Eclosion behaviour of three species of Drosophila under different light regimes.
Data from experiments showed altered rhythm in the form of phase advance and phase delay in eclosion at different light regimes suggesting the role of photoperiod in the physiology of organisms.
Locomotor activity rhythm in Drosophila melanogaster after 600 generations in an aperiodic environment
Persistence of circadian locomotor activity rhythm in a considerable proportion of these flies suggests an intrinsic adaptive value to possessing circadian rhythmicity, derived, perhaps, from the need to synchronise various processes within the organism.
Entrainment of Eclosion Rhythm in Drosophila melanogaster Populations Reared for More Than 700 Generations in Constant Light Environment
The results clearly demonstrate that Drosophila melanogaster flies have preserved the ability to exhibit circadian rhythm of eclosion and the able to entrain to a wide range of periodic LD cycles even after being in an aperiodic environment for several hundred generations, suggesting that circadian clocks may have intrinsic adaptive value accrued perhaps from coordinating internal metabolic cycles in constant conditions.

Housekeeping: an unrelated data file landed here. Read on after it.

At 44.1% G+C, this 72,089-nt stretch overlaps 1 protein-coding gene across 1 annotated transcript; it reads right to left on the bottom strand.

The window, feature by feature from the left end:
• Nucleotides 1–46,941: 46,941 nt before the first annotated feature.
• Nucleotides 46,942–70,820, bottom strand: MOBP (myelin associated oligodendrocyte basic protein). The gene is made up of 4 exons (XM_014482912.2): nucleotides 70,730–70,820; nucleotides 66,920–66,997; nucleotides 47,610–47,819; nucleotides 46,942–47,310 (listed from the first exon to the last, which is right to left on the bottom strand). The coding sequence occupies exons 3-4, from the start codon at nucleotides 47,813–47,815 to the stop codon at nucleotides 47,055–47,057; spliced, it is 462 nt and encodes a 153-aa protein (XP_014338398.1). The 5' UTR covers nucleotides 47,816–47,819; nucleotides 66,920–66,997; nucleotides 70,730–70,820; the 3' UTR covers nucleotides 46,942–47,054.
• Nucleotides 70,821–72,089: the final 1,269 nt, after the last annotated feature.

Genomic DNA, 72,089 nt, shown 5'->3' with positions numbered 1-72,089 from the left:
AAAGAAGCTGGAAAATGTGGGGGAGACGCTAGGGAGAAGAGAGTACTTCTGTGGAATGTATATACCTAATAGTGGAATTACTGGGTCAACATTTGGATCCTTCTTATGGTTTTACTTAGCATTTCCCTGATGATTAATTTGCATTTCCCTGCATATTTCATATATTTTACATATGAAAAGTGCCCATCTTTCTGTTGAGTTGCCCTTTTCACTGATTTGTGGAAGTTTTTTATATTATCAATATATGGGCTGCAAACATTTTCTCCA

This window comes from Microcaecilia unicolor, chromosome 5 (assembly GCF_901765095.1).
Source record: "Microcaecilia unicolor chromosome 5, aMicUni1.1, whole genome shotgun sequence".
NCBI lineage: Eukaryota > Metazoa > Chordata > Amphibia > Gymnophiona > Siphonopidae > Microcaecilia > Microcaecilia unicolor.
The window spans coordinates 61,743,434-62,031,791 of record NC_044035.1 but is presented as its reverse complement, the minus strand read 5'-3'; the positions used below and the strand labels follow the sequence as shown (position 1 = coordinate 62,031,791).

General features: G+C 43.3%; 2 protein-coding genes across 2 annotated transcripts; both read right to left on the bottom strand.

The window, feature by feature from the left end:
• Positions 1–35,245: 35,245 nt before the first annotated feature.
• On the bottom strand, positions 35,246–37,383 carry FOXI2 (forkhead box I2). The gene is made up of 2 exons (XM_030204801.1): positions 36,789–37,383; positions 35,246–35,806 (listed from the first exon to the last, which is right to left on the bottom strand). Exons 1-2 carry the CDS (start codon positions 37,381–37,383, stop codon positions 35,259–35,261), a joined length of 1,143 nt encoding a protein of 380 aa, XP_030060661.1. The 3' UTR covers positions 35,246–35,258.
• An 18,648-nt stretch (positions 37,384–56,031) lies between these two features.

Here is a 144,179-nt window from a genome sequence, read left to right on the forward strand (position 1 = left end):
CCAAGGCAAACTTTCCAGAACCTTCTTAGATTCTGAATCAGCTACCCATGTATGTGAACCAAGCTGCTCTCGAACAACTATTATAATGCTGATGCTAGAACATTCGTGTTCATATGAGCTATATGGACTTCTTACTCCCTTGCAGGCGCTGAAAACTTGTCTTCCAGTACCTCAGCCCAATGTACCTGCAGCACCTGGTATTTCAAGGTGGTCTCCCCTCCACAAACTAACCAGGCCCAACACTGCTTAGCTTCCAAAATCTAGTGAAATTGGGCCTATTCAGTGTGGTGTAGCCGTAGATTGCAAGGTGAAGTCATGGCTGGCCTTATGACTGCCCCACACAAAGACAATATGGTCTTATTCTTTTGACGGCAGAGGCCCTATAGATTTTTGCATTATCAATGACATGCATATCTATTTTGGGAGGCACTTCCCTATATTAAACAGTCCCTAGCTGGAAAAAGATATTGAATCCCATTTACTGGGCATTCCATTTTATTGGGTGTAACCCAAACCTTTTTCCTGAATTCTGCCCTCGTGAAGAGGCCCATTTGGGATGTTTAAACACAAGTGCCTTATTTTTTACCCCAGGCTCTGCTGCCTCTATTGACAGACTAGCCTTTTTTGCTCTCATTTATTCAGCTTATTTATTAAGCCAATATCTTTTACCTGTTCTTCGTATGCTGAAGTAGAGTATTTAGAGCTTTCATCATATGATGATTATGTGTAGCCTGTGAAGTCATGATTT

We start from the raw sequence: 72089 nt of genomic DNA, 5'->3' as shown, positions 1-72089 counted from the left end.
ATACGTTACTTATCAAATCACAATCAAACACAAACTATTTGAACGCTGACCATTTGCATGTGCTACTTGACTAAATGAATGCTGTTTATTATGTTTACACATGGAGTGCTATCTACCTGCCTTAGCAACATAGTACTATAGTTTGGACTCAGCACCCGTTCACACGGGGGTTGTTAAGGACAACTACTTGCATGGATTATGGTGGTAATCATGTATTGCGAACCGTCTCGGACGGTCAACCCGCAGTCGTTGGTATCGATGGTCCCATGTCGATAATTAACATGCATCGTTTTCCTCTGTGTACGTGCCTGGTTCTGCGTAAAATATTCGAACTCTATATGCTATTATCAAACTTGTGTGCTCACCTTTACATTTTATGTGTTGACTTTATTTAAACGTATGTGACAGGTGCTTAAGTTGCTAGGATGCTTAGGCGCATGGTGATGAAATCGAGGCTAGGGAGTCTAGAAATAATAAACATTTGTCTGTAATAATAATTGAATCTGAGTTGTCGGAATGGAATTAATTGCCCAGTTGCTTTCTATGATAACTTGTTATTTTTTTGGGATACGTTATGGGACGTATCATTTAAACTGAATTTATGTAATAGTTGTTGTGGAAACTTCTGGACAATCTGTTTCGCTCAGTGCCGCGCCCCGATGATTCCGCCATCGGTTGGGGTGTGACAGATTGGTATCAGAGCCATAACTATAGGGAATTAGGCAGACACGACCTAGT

Effect of different light regimes on fitness of two species of Drosophila montium subgroup
Investigations were made to understand whether rhythm changes affect fitness of two co-existing species of montium a subgroup of Drosophila, and it was evident that these two species although genetically related exhibit different responses to different light regimes.
On the Adaptive Significance of Circadian Clocks for Their Owners